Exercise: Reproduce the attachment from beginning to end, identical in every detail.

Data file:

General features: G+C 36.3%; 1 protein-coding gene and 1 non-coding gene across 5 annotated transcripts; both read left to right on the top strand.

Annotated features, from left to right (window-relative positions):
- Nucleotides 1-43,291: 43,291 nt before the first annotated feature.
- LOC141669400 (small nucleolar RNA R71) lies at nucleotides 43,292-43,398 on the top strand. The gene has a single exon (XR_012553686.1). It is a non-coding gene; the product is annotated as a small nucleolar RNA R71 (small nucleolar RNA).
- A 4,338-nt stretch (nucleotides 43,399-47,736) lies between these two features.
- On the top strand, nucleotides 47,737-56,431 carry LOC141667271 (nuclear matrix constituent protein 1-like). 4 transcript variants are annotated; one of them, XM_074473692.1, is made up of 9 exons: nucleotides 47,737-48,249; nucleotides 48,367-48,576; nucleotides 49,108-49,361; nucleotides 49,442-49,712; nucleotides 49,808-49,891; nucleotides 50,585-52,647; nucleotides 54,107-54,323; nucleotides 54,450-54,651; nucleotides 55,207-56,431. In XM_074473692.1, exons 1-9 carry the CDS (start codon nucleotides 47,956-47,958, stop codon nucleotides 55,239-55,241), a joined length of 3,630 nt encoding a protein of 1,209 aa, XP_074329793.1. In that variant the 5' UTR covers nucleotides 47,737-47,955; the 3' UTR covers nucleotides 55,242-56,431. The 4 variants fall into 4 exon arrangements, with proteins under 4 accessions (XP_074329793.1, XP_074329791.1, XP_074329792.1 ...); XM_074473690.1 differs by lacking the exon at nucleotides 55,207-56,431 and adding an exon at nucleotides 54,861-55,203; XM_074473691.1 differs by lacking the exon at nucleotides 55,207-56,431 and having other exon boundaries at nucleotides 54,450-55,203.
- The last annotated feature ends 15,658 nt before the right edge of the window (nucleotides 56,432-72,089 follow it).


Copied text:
General features: G+C 36.3%; 1 protein-coding gene and 1 non-coding gene across 5 annotated transcripts; both read left to right on the top strand.

Annotated features, from left to right (window-relative positions):
- Nucleotides 1-43,291: 43,291 nt before the first annotated feature.
- LOC141669400 (small nucleolar RNA R71) lies at nucleotides 43,292-43,398 on the top strand. The gene has a single exon (XR_012553686.1). It is a non-coding gene; the product is annotated as a small nucleolar RNA R71 (small nucleolar RNA).
- A 4,338-nt stretch (nucleotides 43,399-47,736) lies between these two features.
- On the top strand, nucleotides 47,737-56,431 carry LOC141667271 (nuclear matrix constituent protein 1-like). 4 transcript variants are annotated; one of them, XM_074473692.1, is made up of 9 exons: nucleotides 47,737-48,249; nucleotides 48,367-48,576; nucleotides 49,108-49,361; nucleotides 49,442-49,712; nucleotides 49,808-49,891; nucleotides 50,585-52,647; nucleotides 54,107-54,323; nucleotides 54,450-54,651; nucleotides 55,207-56,431. In XM_074473692.1, exons 1-9 carry the CDS (start codon nucleotides 47,956-47,958, stop codon nucleotides 55,239-55,241), a joined length of 3,630 nt encoding a protein of 1,209 aa, XP_074329793.1. In that variant the 5' UTR covers nucleotides 47,737-47,955; the 3' UTR covers nucleotides 55,242-56,431. The 4 variants fall into 4 exon arrangements, with proteins under 4 accessions (XP_074329793.1, XP_074329791.1, XP_074329792.1 ...); XM_074473690.1 differs by lacking the exon at nucleotides 55,207-56,431 and adding an exon at nucleotides 54,861-55,203; XM_074473691.1 differs by lacking the exon at nucleotides 55,207-56,431 and having other exon boundaries at nucleotides 54,450-55,203.
- The last annotated feature ends 15,658 nt before the right edge of the window (nucleotides 56,432-72,089 follow it).